Gas prices are set to rise again in British Columbia as the final instalment of the province's carbon tax comes into effect on Canada Day.
The increase of 1.11 cents per litre is the last of several steady increases over the past four years that have seen the carbon tax on gasoline rise to almost seven cents a litre.
The B.C. government says the carbon tax has brought in $500 million in revenue, which has gone towards reducing personal income taxes and business taxes.
Environmentalist Ian Bruce of the David Suzuki Foundation says the tax has changed the way people in B.C. consume fuel, with an incentive for consumers and businesses to switch to greener practices or cleaner technology.
"I think the carbon tax has been an incentive for companies to innovate new ways at reducing their greenhouse gas emissions and coming up with new solutions," he said.
"B.C.'s technology sector has done just that. It's one of the fastest growing sectors in B.C.'s economy. It employs about 10,000 people. It continues to grow; it's actually going to surpass the mining industry in B.C. for the amount of jobs it produces."
But Mark Jaccard, a professor of environmental economics at Simon Fraser University, believes it will take 20 years before the province can speculate on the success or failure of the tax.
"It would be shocking if a carbon tax had made a difference in a couple of years and it hasn't," he said.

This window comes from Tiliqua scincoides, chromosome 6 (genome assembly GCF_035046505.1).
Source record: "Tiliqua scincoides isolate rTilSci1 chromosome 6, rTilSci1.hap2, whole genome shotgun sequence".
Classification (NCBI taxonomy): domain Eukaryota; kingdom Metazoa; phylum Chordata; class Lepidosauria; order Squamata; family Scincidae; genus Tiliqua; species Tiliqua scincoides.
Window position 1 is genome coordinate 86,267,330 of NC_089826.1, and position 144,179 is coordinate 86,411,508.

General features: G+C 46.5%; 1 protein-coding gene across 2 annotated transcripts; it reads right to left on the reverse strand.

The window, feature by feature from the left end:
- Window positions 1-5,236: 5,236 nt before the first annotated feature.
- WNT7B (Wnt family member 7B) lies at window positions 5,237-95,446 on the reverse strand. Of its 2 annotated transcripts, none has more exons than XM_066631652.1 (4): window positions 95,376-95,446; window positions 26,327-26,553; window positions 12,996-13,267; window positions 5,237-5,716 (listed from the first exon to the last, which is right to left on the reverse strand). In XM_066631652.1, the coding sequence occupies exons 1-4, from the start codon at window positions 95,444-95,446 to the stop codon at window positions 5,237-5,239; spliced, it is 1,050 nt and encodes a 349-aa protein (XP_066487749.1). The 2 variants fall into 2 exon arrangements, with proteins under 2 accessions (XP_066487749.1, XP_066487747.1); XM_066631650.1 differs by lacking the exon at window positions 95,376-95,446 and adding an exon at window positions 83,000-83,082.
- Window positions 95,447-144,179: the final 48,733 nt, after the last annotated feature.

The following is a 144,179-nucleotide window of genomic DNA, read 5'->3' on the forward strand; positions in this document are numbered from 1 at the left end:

The controversial tax has also divided political parties.
The B.C. Conservatives say it's got to go, while the NDP wants to keep it but put revenues toward green initatives and transit.
The ruling B.C. Liberals released a report on its greenhouse gas reduction progress last week, showing a 4.5-per-cent reduction in emissions over the past five years.
The province's long-term goal is a reduction of 33 per cent by 2020. However, the provincial government appears undecided about the tax and are planning a review.
1. Crude Oil Prices
It starts with crude oil. Although Canada may produce more oil than it consumes, the country is at the mercy of global markets for the commodity. Increased Middle East instability, sparked by popular uprisings, has lead to concerns about supply. Better-than-expected economic growth, especially in developing nations such as China and India, has also increased demand. (AP Photo/Hasan Jamali)
2. Refining Oil into Gas
The next link in the supply chain is refining. In order to turn thick, black crude oil into useful products such as gasoline, diesel, heating oil and jet fuel, it must be sent through a mind-boggling array of pipes and tanks, heaters and condensers to sort the components of the substance from lightest to heaviest. This is a complex and costly process, and is paid for by what is known as the "crack spread," or refining margin. This represents the difference between prices fetched for the products produced, and the cost of crude oil inputs.. (AP File Photo)
3. Transportation to Retailers
Once the oil has been refined into gasoline, it must be transported to retail outlets across the country. This is accomplished through a network of 23 terminals - from St. John's to Nanaimo, B.C. -- forming the backbone of the distribution network. (AP Photo/Jessica Hill)
4. Retail Mark-Up
The retail mark-up averaged 7.6 cents per litre in April. This national average masks wide variation, from lows of 4.6 cents in Calgary up to highs of 25.8 cents in Whitehorse, according to Kent Marketing Services, an industry consulting group. (AP Photo/Orlin Wagner)
5.Taxes at the Pump
Emily Corbett of Mechanicville, N.Y., pump gas at a station in Mechanicville, on Wednesday, May 11, 2011. New York, Indiana, Illinois and New Hampshire are among the first states talking about temporarily suspending part or all of the state and local taxes that can add 14 cents to nearly 50 cents to a gallon of gas. (AP Photo/Mike Groll)